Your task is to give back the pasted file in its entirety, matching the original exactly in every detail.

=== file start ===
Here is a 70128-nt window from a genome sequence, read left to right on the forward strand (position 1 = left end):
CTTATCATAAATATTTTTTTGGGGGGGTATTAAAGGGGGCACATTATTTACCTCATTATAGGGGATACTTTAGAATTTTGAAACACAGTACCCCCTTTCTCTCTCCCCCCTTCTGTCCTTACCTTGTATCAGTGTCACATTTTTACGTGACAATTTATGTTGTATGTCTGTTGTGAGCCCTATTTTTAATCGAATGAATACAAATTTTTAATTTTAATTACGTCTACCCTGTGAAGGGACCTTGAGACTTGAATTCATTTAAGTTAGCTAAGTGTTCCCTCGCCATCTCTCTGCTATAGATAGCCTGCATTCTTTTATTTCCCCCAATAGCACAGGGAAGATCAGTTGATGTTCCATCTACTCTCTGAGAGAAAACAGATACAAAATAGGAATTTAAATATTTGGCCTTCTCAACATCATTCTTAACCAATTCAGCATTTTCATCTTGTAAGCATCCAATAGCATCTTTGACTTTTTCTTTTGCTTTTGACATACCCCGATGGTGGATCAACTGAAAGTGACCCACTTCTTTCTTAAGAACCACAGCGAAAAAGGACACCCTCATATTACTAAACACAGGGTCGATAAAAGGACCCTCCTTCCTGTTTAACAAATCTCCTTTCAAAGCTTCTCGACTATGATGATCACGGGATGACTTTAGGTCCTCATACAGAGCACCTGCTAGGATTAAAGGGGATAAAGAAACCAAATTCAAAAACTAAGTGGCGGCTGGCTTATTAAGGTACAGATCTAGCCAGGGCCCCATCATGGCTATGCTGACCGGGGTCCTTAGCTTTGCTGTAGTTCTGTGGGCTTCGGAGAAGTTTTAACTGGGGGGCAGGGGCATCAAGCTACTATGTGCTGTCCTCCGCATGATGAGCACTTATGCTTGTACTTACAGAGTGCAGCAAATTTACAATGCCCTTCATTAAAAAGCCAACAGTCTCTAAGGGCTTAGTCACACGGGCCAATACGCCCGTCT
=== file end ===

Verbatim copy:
Here is a 70128-nt window from a genome sequence, read left to right on the forward strand (position 1 = left end):
CTTATCATAAATATTTTTTTGGGGGGGTATTAAAGGGGGCACATTATTTACCTCATTATAGGGGATACTTTAGAATTTTGAAACACAGTACCCCCTTTCTCTCTCCCCCCTTCTGTCCTTACCTTGTATCAGTGTCACATTTTTACGTGACAATTTATGTTGTATGTCTGTTGTGAGCCCTATTTTTAATCGAATGAATACAAATTTTTAATTTTAATTACGTCTACCCTGTGAAGGGACCTTGAGACTTGAATTCATTTAAGTTAGCTAAGTGTTCCCTCGCCATCTCTCTGCTATAGATAGCCTGCATTCTTTTATTTCCCCCAATAGCACAGGGAAGATCAGTTGATGTTCCATCTACTCTCTGAGAGAAAACAGATACAAAATAGGAATTTAAATATTTGGCCTTCTCAACATCATTCTTAACCAATTCAGCATTTTCATCTTGTAAGCATCCAATAGCATCTTTGACTTTTTCTTTTGCTTTTGACATACCCCGATGGTGGATCAACTGAAAGTGACCCACTTCTTTCTTAAGAACCACAGCGAAAAAGGACACCCTCATATTACTAAACACAGGGTCGATAAAAGGACCCTCCTTCCTGTTTAACAAATCTCCTTTCAAAGCTTCTCGACTATGATGATCACGGGATGACTTTAGGTCCTCATACAGAGCACCTGCTAGGATTAAAGGGGATAAAGAAACCAAATTCAAAAACTAAGTGGCGGCTGGCTTATTAAGGTACAGATCTAGCCAGGGCCCCATCATGGCTATGCTGACCGGGGTCCTTAGCTTTGCTGTAGTTCTGTGGGCTTCGGAGAAGTTTTAACTGGGGGGCAGGGGCATCAAGCTACTATGTGCTGTCCTCCGCATGATGAGCACTTATGCTTGTACTTACAGAGTGCAGCAAATTTACAATGCCCTTCATTAAAAAGCCAACAGTCTCTAAGGGCTTAGTCACACGGGCCAATACGCCCGTCT